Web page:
"Well, let's say you are on time, then," said the Twins. "What kept you?"

"A very funny accident on the railroad," said the Baron lighting a cigar. "Queerest accident that ever happened to me on the railroad, too. Our engine ran away."

The Twins laughed as if they thought the Baron was trying to fool them.

"Really," said the Baron. "I left town as usual on the two o'clock train, which, as you know, comes through in half an hour, without a stop. Everything went along smoothly until we reached the Vitriol Reservoir, when much to the surprise of everybody the train came to a stand-still. I supposed there was a cow on the track, and so kept in my seat for three or four minutes as did every one else. Finally the conductor came through and called to the brakeman at the end of our car to see if his brakes were all right.

"'It's the most unaccountable thing,' he said to me. 'Here's this train come to a dead stop and I can't see why. There isn't a brake out of order on any one of the cars, and there isn't any earthly reason why we shouldn't go ahead.'

"'Maybe somebody's upset a bottle of glue on the track,' said I. I always like to chaff the conductor, you know, though as far as that is concerned, I remember once when I was travelling on a South American Railway our train was stopped by highwaymen, who smeared the tracks with a peculiar sort of gum. They'd spread it over three miles of track, and after the train had gone lightly over two miles of it the wheels stuck so fast ten engines couldn't have moved it. That was a terrible affair."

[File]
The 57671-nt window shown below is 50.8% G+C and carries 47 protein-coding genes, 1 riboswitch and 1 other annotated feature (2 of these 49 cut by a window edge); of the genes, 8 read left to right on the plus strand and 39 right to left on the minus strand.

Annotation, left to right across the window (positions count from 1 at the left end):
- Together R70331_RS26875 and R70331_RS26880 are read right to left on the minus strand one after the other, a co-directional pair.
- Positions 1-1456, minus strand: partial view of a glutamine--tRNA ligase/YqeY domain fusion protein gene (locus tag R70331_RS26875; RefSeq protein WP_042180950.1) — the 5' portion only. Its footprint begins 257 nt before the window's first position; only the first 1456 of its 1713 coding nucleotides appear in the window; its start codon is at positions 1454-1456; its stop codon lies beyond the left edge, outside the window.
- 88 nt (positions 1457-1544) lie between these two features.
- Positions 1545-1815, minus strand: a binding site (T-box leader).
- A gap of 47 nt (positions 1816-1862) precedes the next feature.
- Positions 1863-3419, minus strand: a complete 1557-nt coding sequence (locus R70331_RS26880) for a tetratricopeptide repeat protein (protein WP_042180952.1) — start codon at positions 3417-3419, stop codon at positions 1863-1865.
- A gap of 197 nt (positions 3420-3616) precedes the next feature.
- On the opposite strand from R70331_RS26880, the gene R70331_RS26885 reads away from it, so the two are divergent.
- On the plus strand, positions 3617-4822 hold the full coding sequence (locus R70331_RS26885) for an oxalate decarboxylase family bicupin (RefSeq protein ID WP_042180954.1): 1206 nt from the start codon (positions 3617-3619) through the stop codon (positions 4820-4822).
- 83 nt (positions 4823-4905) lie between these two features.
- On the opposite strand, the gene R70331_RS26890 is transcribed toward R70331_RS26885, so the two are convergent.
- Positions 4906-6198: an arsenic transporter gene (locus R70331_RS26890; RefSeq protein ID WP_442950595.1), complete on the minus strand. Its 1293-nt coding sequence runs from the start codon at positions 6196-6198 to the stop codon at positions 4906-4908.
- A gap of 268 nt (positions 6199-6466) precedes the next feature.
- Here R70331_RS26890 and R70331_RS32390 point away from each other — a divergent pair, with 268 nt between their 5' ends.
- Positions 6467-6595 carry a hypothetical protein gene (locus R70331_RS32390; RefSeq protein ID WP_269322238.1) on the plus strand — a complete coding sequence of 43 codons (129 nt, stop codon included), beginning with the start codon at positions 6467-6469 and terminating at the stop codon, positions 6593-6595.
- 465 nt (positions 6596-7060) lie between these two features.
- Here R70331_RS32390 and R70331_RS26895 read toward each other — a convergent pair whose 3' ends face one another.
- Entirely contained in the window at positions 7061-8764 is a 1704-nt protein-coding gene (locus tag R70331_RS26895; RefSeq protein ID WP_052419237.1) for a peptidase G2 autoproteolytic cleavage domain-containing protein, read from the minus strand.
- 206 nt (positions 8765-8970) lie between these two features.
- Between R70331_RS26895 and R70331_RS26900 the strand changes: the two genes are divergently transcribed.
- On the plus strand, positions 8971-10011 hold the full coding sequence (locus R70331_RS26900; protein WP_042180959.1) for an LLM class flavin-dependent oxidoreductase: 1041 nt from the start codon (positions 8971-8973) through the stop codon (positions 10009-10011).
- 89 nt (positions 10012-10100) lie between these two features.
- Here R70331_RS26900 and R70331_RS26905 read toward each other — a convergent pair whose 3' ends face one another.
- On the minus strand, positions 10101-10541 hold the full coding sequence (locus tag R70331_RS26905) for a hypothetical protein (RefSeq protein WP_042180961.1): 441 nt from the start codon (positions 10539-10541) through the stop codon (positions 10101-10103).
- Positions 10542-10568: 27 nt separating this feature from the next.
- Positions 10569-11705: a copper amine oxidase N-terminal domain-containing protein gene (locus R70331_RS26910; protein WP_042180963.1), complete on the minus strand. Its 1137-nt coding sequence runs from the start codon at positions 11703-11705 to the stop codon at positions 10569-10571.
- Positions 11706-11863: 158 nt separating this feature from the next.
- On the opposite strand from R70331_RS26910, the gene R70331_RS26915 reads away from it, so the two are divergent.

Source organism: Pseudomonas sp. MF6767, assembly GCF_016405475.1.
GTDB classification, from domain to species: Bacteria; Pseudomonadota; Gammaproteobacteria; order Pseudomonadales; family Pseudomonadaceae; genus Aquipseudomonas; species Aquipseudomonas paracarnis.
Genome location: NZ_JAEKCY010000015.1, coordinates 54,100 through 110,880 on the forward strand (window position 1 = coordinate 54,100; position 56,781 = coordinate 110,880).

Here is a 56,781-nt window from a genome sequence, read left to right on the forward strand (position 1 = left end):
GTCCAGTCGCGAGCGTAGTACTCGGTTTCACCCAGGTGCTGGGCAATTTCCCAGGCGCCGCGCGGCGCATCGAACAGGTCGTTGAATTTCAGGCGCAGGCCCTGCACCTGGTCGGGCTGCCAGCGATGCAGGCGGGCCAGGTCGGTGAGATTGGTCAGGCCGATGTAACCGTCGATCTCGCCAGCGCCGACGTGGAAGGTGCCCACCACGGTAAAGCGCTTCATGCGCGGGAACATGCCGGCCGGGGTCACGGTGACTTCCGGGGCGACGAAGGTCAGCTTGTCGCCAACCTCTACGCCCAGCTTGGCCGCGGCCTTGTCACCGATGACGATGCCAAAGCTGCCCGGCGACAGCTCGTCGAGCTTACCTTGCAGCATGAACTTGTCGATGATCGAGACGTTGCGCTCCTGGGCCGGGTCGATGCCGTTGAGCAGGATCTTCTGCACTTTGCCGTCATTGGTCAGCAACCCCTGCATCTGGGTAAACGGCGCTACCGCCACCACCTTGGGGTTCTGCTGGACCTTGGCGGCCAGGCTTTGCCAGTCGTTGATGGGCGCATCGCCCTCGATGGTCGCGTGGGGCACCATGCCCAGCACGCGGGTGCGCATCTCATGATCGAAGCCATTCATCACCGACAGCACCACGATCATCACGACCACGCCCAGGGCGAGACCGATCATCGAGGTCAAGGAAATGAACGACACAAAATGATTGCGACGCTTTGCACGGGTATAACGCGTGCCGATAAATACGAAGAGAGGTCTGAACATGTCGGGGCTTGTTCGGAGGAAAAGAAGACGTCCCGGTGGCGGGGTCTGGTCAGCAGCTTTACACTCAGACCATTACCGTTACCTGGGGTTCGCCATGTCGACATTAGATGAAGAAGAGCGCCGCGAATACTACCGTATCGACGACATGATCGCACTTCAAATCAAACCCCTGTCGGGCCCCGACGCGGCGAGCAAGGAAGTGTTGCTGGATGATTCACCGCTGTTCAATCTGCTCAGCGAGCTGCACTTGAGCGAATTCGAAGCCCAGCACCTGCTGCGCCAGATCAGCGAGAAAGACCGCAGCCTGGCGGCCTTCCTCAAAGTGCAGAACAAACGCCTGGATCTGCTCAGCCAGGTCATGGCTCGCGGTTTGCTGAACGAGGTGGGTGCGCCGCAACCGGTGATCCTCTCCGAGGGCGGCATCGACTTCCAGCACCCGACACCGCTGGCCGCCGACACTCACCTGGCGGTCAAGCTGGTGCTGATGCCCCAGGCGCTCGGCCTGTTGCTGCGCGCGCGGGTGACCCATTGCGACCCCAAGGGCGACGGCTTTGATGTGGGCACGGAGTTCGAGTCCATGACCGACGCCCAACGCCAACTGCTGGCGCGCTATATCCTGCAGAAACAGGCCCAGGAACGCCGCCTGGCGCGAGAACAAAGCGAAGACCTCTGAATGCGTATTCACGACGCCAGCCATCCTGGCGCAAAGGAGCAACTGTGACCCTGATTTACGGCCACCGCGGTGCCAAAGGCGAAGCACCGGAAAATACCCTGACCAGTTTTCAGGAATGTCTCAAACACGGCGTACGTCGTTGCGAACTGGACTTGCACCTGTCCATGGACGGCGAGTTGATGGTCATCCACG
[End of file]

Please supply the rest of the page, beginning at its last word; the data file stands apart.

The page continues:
"I don't think we ever heard of that, did we?" asked Angelica.

"I don't remember it," said Diavolo.

"Well, you would have remembered it, if you had ever heard of it," said the Baron. "It was too dreadful to be forgotten not for us, you know, but for the robbers. It was one of the Imperial trains in Brazil, and if it hadn't been for me the Emperor would have been carried off and held for ransom. The train was brought to a stand-still by this gluey stuff, as I have told you, and the desperadoes boarded the cars and proceeded to rifle us of our possessions. The Emperor was in the car back of mine, and the robbers made directly for him, but fathoming their intention I followed close upon their heels.